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Abercrombie & Fitch's Hollister Wins Over U.S. Teens Again

Leo Sun, The Motley Fool

Abercrombie & Fitch's (NYSE: ANF) Hollister brand is gaining ground with U.S. teens again, according to Piper Jaffray's latest "Taking Stock With Teens" survey of 8,000 teen shoppers. Hollister claimed a 3% mindshare and was ranked as the fifth favorite clothing brand after Nike, American Eagle Outfitters (NYSE: AEO), Adidas, and Forever 21 -- in that order.

That might not seem significant, but Hollister didn't even crack the top five in Piper's prior semiannual surveys last fall and spring. Does the brand's resurgence indicate that brighter days are ahead for Abercrombie & Fitch?

A Hollister ad campaign featuring summer apparel.

Image source: Hollister.

How Hollister became relevant again

Abercrombie & Fitch struggled over the past decade, as mall traffic dried up and teen shoppers gravitated toward fast-fashion brands like H&M. Then-CEO Mike Jeffries' comments about wanting to sell clothes only to "cool" and "attractive" teens further alienated customers, and its large logo apparel and cologne-filled stores were widely ridiculed. By the time Jeffries retired in late 2014, A&F and Hollister were both in dire shape.

A&F treaded water without a CEO for more than two years before promoting its chief merchandising officer, Fran Horowitz, to the role in early 2017. Under Horowitz, A&F downsized its namesake brand and turned Hollister into its biggest one.

The company revived Hollister with fresh marketing campaigns across the music, video, and gaming markets, and enlisted social media influencers to promote its clothing. Hollister also launched a YouTube documentary series with Viacom's AwesomenessTV, This Is Summer, which generated 21 million views.

Those efforts enabled Hollister to post nine straight quarters of positive comps growth, which repeatedly offset the softer growth of A&F's shrinking namesake brand:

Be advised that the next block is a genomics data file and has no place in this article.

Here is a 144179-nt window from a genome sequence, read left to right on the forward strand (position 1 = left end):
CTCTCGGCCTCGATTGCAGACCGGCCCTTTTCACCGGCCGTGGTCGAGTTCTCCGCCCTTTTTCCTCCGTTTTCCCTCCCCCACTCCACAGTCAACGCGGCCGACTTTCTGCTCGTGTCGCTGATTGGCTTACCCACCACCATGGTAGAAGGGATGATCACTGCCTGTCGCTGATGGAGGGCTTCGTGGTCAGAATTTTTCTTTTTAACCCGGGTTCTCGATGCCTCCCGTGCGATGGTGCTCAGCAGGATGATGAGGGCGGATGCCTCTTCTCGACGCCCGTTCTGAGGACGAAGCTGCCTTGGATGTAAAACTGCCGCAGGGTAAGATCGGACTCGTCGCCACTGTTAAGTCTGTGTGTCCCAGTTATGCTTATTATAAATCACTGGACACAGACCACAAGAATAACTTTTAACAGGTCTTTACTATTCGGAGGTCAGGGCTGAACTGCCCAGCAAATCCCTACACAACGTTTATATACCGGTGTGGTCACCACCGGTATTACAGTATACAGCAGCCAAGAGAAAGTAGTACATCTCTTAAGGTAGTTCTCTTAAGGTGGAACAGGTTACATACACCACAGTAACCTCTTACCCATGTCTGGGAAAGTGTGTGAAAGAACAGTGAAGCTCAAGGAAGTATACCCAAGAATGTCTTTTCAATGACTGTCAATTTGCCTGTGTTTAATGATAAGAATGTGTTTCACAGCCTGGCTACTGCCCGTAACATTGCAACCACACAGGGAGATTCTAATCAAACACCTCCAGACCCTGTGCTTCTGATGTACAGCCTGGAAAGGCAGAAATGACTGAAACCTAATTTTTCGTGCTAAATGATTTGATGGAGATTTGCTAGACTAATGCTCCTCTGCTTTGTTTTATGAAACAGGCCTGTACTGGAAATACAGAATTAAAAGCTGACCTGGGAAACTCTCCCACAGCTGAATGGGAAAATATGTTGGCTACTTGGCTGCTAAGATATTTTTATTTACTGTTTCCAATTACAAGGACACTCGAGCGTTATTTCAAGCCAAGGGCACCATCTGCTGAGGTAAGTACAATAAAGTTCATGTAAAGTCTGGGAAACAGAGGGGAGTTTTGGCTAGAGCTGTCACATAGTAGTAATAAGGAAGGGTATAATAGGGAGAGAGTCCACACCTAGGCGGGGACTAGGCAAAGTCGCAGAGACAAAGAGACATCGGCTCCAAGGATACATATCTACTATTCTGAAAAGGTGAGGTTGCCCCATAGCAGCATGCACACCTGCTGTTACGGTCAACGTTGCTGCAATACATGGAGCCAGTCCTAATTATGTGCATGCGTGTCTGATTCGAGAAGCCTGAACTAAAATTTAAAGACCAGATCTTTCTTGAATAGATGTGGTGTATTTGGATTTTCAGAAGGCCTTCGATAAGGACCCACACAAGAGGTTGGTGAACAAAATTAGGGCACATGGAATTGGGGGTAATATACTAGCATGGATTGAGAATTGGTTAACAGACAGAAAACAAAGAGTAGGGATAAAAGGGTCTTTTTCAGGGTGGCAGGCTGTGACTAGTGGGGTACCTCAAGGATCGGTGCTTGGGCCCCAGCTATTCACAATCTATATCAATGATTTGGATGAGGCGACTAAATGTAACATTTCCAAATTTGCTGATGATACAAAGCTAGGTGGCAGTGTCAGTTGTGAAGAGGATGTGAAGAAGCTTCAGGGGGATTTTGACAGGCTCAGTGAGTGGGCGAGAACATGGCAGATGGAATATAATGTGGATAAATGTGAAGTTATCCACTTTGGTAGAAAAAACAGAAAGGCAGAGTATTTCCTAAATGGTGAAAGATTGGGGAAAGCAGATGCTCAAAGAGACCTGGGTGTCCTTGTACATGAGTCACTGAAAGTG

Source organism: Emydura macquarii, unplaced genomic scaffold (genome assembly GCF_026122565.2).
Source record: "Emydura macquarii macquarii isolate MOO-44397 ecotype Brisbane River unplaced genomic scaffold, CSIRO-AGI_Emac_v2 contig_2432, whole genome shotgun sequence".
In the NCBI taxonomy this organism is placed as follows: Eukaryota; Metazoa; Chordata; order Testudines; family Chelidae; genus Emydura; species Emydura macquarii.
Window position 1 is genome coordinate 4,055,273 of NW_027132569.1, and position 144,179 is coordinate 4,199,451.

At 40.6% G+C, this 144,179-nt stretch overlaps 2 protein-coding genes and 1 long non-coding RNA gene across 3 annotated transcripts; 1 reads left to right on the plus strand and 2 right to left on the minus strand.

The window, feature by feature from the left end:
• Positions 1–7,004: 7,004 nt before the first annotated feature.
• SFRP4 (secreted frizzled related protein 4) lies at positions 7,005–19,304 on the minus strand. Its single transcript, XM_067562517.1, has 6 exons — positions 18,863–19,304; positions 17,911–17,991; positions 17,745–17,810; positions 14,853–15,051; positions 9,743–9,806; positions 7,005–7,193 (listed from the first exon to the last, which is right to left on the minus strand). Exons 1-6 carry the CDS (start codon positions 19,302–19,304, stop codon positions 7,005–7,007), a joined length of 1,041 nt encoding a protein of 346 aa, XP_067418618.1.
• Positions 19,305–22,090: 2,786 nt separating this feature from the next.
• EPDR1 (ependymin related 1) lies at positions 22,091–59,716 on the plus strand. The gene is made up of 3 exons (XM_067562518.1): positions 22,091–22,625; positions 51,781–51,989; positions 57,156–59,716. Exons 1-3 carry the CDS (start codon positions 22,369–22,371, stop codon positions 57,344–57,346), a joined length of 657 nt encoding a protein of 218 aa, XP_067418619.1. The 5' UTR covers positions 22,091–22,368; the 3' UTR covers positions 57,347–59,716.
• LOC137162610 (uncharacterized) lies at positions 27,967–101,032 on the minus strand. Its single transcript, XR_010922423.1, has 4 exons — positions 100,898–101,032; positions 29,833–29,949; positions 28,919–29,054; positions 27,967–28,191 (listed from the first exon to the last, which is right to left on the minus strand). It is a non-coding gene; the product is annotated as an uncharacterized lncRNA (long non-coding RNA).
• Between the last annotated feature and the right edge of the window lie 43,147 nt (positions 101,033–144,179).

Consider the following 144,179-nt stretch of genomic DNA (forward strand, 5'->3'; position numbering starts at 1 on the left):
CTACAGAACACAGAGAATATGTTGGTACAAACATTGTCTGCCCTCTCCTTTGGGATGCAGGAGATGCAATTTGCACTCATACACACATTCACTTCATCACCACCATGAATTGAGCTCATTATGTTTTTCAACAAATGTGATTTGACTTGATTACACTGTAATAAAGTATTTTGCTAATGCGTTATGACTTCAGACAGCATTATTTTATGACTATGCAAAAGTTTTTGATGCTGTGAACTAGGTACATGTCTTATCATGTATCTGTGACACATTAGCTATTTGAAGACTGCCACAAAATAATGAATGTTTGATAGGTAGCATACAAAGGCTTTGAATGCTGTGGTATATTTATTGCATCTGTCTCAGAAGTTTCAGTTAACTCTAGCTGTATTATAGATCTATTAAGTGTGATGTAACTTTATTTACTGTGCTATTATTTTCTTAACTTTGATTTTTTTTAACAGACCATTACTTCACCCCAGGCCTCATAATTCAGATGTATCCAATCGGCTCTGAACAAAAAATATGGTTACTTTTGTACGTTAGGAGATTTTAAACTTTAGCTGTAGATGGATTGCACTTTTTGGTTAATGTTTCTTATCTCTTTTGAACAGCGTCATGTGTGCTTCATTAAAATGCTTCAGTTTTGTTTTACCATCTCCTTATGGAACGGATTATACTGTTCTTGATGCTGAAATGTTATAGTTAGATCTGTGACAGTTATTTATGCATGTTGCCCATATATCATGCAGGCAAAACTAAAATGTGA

Brand

Q4 2017

Q1 2018

Q2 2018

Q3 2018

Q4 2018

Hollister

11%

6%

4%

4%

6%

A&F

5%

3%

2%

1%

(2%)

Total

9%

5%

3%

3%

3%

Comparable store sales growth. Source: A&F quarterly reports.

Becoming the company's biggest growth engine

For the full fiscal year (which ended on Feb. 2), Hollister's revenue rose 6% to $2.15 billion and accounted for 60% of its top line. A&F's revenue, which comprised the remaining 40%, dipped 1% to $1.44 billion.

The company finished 2018 with 861 stores worldwide, which included 542 Hollister and 319 A&F locations. That gives it a smaller brick-and-mortar presence than its main rival, American Eagle Outfitters, which finished 2018 with 1,055 stores.

Hollister opened eight U.S. stores in fiscal 2018 while closing nine, which caused its domestic store count to dip from 394 to 393. It opened five overseas locations (and didn't close any stores), boosting its international count to 149 locations.

Meanwhile, the company reduced its domestic A&F store count from 285 to 270, with five new openings and 20 closures. However, it still expanded A&F's overseas presence by increasing its international store count from 45 to 49.

An assortment of products from Abercrombie & Fitch.

Image source: Abercrombie & Fitch.

The road ahead

Many of Abercrombie's new stores are smaller-format locations, which reduce its operating expenses and enable the company to maintain tighter control over its inventories. Those new stores also include "prototypes" for Hollister and A&F.

Hollister's prototype stores, which were introduced in 2015, replace its dated "surf shack" look with a more contemporary design that features brighter paint, a more spacious layout, new fixtures, and better product visibility.

Horowitz led those renovations when she was still Hollister's brand president, and they continued after she was promoted to the company's chief merchandising officer and chief executive positions. The company is also launching new prototype A&F stores to replace its dark, cologne-filled stores with brighter and more inviting designs.

Abercrombie hopes that these steps -- along with fresh, inclusive marketing campaigns and new clothing designs that no longer feature big logos -- will win over younger shoppers again. Piper's survey indicates that those moves are paying off: The apparel retailer could surprise investors when it presents its first-quarter report in June.

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Leo Sun has no position in any of the stocks mentioned. The Motley Fool owns shares of Nike. The Motley Fool has a disclosure policy.